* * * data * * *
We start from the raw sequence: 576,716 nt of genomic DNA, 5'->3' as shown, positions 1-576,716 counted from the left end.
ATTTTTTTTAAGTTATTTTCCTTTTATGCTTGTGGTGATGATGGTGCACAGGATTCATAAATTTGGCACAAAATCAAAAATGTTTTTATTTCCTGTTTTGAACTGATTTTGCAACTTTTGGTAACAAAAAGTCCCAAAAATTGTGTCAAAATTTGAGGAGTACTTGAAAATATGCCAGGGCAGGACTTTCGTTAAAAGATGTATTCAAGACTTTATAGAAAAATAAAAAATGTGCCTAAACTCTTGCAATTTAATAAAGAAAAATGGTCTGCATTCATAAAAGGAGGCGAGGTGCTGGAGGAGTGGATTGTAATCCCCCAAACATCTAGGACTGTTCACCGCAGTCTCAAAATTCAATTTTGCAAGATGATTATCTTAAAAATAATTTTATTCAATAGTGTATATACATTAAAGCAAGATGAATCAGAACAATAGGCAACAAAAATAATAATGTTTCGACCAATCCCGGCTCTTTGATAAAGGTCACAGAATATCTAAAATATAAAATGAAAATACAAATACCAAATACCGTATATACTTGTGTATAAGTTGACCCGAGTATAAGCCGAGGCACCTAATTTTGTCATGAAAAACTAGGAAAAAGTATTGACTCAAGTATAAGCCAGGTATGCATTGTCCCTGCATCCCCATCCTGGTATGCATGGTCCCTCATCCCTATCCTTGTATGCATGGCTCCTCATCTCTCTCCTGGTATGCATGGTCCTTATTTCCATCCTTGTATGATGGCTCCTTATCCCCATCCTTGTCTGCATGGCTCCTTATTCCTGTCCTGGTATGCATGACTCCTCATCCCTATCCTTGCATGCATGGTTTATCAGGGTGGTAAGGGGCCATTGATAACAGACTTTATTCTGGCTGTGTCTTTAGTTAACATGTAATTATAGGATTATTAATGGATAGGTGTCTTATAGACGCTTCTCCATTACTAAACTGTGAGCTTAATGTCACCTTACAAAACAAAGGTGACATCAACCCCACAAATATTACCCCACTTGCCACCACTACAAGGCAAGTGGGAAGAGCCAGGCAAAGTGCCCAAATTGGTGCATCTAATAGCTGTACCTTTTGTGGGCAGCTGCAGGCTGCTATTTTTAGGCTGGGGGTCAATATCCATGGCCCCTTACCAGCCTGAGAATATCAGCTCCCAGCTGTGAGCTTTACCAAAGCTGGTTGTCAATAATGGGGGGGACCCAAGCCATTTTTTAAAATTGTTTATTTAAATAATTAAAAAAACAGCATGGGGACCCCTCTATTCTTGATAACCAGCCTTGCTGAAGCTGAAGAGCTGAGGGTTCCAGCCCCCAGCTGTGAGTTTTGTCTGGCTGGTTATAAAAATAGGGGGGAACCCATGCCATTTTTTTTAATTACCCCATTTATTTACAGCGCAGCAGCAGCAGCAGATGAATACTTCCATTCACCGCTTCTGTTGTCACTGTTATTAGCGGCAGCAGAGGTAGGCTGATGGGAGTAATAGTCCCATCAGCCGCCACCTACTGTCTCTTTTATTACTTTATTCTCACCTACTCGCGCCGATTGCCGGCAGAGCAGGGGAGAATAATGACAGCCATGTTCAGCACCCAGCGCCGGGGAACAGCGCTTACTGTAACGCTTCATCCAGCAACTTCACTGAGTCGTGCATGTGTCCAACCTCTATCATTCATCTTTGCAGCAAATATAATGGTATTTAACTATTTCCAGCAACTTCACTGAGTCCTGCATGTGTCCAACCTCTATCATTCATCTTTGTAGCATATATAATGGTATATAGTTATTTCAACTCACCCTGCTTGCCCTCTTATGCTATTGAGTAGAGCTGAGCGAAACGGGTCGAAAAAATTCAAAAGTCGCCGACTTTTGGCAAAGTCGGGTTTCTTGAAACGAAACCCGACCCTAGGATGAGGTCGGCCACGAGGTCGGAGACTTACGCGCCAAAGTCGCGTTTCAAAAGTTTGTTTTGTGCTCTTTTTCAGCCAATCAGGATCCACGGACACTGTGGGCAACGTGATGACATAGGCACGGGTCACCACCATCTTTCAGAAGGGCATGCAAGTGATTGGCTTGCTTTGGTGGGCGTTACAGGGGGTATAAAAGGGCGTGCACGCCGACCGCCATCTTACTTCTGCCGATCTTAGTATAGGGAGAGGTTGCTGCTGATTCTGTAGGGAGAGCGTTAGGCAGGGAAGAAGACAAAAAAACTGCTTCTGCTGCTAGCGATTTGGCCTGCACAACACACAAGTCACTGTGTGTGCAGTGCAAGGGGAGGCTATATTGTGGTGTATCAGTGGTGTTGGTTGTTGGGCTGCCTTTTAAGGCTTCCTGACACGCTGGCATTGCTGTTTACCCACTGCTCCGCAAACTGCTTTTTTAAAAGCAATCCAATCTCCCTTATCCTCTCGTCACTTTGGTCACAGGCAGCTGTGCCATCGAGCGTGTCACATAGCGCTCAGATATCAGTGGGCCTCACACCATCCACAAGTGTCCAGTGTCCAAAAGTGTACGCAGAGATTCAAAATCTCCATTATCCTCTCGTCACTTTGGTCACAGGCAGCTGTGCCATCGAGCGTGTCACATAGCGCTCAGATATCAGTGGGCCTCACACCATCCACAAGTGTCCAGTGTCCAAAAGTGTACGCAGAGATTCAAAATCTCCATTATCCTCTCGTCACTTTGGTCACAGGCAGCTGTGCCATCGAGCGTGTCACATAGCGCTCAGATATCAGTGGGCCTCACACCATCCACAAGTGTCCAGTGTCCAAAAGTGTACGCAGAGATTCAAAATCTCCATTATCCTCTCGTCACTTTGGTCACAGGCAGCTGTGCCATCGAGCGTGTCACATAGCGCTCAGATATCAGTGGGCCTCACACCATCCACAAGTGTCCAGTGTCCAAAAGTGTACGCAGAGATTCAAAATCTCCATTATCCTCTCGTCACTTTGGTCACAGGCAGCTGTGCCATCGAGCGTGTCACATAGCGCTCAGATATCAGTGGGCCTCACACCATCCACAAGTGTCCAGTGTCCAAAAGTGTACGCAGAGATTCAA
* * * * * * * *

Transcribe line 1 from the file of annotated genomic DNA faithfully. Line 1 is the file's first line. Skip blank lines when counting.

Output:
We start from the raw sequence: 576,716 nt of genomic DNA, 5'->3' as shown, positions 1-576,716 counted from the left end.